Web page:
Sunday, March 13, 2016

That I may know ... the fellowship of his sufferings.

You cannot reasonably argue that my Dad was anything but a great and natural educator.  For one thing, I still remember things he tried to teach me 45 years ago ... things which didn't "take" with me at the time, but which I am perhaps now just beginning to apprehend.

One such teaching of my Dad's took place over and over again in Family Devotions.  For those of you who were not raised in Evangelical Christian households, "Devotions" was a family time of Bible Study, discussion, and prayer, in our case, led by the family patriarch.  Think of it as homeschool catechism, if you like.

In our family devotions, Dad seemed to come back over and over again (annoyingly, I thought) to a few themes.  One of them was that Christians, as a Free Bonus for believing in Christ get to share in the sufferings of Christ!   Imagine my joy at hearing this!  I don't think I was unusual among 10-year-old kids in thinking that this was a very bizarre and distasteful idea.  My idea was a rather more Old Testament (as I saw it then) concept of where I believe in God and try to do good things, and then God heaps up giant heaps of blessing on me.  (Some, such as Joel Osteen, have never got past this 10-year-old's conception of the Christian faith.)  But my dad kept pounding it into us that our reward for being Christians would be to get to suffer for and with Jesus Christ.  
Among his chief texts was Philippians 3:10:

"That I may know him, and the power of his resurrection, and the fellowship of his sufferings, being made conformable unto his death."

But I think he also used Philippians 1:29, 1 Peter 4:13, and Colossians 1:24.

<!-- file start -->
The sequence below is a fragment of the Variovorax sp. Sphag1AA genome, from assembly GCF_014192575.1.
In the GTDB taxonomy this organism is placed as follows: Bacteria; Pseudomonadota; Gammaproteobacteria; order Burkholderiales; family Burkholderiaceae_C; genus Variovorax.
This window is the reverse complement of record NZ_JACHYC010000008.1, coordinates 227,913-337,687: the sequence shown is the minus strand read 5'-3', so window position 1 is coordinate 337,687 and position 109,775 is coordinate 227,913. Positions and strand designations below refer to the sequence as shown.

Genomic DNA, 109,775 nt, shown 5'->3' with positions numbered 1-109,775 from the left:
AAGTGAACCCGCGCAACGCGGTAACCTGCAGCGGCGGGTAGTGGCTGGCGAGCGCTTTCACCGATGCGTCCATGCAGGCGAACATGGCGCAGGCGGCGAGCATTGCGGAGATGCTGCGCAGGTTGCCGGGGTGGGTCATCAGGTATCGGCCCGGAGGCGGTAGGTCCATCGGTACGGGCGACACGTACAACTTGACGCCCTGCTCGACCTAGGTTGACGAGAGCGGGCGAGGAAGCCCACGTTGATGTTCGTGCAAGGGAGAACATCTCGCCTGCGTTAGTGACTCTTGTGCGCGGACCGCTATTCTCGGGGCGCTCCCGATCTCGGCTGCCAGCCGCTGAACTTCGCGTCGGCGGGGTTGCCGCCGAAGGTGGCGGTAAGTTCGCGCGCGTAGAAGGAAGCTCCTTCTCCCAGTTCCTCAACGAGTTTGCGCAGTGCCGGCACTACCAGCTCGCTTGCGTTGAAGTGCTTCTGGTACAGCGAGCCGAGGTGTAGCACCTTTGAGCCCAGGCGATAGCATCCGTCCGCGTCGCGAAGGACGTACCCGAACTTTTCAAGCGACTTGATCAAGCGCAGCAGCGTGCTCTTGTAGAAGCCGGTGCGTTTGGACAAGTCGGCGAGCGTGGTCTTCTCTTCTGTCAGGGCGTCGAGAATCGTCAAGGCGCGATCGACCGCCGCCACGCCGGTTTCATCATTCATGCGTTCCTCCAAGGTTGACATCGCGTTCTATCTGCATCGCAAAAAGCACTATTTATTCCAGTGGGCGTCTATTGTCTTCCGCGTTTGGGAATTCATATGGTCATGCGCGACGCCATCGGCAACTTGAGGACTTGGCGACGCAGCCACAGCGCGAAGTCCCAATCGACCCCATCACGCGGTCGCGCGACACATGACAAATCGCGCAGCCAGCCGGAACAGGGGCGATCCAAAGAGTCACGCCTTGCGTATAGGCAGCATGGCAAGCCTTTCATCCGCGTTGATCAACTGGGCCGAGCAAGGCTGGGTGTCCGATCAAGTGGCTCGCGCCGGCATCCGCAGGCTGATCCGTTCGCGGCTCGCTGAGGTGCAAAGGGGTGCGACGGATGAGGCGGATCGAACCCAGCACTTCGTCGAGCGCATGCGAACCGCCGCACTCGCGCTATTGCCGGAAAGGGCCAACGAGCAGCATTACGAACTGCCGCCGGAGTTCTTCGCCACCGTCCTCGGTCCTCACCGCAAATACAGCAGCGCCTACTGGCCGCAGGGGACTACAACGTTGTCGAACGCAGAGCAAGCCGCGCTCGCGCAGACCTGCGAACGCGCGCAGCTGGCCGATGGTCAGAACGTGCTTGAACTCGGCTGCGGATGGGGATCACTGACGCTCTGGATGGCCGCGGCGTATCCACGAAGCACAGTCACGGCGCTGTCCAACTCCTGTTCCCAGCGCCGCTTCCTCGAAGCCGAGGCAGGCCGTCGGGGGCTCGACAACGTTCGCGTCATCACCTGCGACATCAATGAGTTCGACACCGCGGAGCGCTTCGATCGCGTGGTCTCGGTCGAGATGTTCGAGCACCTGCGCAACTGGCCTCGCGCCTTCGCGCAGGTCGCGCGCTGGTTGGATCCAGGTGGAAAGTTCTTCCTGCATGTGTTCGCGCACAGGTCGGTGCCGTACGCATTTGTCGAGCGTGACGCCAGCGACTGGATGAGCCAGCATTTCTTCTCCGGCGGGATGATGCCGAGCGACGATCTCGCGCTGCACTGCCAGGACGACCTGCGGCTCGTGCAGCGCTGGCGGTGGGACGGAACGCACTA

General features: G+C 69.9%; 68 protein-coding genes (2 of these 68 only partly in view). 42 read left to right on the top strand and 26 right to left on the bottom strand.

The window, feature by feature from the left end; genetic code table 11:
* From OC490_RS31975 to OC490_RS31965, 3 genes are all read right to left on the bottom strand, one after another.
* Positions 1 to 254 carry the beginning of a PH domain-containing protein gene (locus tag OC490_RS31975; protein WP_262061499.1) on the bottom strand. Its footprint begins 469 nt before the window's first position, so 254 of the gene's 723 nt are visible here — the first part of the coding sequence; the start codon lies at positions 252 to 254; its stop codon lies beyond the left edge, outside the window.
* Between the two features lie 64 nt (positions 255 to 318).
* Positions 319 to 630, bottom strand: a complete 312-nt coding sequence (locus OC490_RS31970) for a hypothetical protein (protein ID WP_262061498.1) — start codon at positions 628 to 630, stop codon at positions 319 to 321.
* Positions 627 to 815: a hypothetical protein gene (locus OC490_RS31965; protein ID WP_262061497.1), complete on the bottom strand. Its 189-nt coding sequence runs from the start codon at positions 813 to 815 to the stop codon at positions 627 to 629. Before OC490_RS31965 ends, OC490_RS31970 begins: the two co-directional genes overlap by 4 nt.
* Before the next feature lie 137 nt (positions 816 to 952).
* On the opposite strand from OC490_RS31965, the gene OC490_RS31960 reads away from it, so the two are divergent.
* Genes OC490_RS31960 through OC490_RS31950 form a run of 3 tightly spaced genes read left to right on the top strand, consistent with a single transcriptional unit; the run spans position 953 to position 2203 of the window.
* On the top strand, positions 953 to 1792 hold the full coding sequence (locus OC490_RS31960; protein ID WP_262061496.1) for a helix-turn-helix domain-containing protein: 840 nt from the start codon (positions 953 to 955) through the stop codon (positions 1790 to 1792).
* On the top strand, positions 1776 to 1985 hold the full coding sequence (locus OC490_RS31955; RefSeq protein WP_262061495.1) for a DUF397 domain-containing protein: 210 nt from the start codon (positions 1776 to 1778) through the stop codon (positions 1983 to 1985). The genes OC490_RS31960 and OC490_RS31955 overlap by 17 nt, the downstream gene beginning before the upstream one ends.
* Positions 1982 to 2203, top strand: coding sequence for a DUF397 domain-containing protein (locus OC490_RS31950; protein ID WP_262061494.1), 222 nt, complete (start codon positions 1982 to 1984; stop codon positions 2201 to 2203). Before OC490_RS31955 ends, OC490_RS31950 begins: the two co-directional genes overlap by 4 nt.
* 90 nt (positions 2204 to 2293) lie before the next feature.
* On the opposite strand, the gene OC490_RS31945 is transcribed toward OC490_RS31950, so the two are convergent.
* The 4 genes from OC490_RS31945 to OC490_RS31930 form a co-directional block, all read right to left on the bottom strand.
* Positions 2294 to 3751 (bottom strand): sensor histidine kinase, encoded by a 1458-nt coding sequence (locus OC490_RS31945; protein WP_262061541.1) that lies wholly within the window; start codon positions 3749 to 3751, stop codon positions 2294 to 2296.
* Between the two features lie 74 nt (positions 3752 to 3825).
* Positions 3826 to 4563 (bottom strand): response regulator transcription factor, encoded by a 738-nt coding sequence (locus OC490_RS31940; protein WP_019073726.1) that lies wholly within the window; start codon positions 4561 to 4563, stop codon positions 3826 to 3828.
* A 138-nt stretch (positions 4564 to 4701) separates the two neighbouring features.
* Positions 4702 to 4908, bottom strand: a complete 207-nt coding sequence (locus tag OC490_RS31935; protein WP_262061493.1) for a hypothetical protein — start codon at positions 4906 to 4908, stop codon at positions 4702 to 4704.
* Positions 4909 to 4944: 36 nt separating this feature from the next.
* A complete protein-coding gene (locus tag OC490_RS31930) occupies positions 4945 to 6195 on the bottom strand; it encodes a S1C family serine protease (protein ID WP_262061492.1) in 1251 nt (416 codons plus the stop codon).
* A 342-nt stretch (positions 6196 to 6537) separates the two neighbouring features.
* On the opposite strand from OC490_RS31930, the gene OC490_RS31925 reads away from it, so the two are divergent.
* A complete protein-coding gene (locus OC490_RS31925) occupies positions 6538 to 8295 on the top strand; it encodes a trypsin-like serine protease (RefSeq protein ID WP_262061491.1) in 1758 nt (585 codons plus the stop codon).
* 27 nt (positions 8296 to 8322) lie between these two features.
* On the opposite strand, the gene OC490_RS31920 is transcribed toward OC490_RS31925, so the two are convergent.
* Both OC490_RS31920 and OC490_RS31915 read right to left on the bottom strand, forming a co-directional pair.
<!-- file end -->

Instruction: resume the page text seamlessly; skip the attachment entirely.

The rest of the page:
But I didn't really internalize these verses. All they really did was to make the New Testament a kind of minefield to read through, filled with the wonderful promises of God that I would suffer for his sake. I should not have been surprised. My namesake, St. Paul, knew it well. What did the risen Lord Jesus say to Saul of Tarsus when he first spoke audibly to him? Was it, "Hey, Saul. I'ma call you Paul, and we shall be best friends! I'm going to make you so happy." Not quite. It was:

“I am Jesus, whom you are persecuting,” he replied.  “Now get up and go into the city, and you will be told what you must do.”

And (worse and worse), here is what he told Ananias, the man to whose house he sent poor Saul:

“Go! This man is my chosen instrumentto proclaim my name to the Gentiles and their kings and to the people of Israel.  I will show him how much he must suffer for my name.”

Really? Wow. What a friend we have in Jesus, as the song goes.

So, I didn't internalize or absorb this teaching. Life went on. I tried to avoid suffering in the usual ways we humans do. I found interesting things to do that seemed to bring me joy. I learned to play guitar, and played in a few bands. I drank a lot of beer. I took up bodybuilding. I started making oil paintings. I started fixing up old cars. I got a cool tattoo. These things (except, sadly, beer) have all remained with me to this day. But for a while now, the joy seems to have gone out of them. The things which used to make me happy didn't really work any more.

I started to try to help people. Surely concentrating on making other people's lives better would make mine richer, and bring me joy? Right? But, in the end, not so much. In the end, there was pain and disillusionment. It was as if every new pursuit, hobby, or friendship was a bright door with the word "JOY" written on it. I opened the door, but inside each door was a kind of very long children's playground slide. I enjoyed the ride down each time, I suppose, but every time one of these Joy Slides dumped me out at the bottom, there I was, mired in the sufferings of Christ.

Someone recently asked me, "Do you think that by God taking the joy out of these things you used to love, He is telling you to find a new thing to do?"

I thought about, but I know the answer is No. There is only one way forward now. God has allowed me a participation in the sufferings of Christ. I seem most often to be in torment because of them. No, the way forward is not to find another JOY door through which I can escape the sufferings of Jesus. The way forward is to find the fellowship in these sufferings. That's what has been missing. The way forward is to beg Jesus to be in fellowship with me in these sufferings.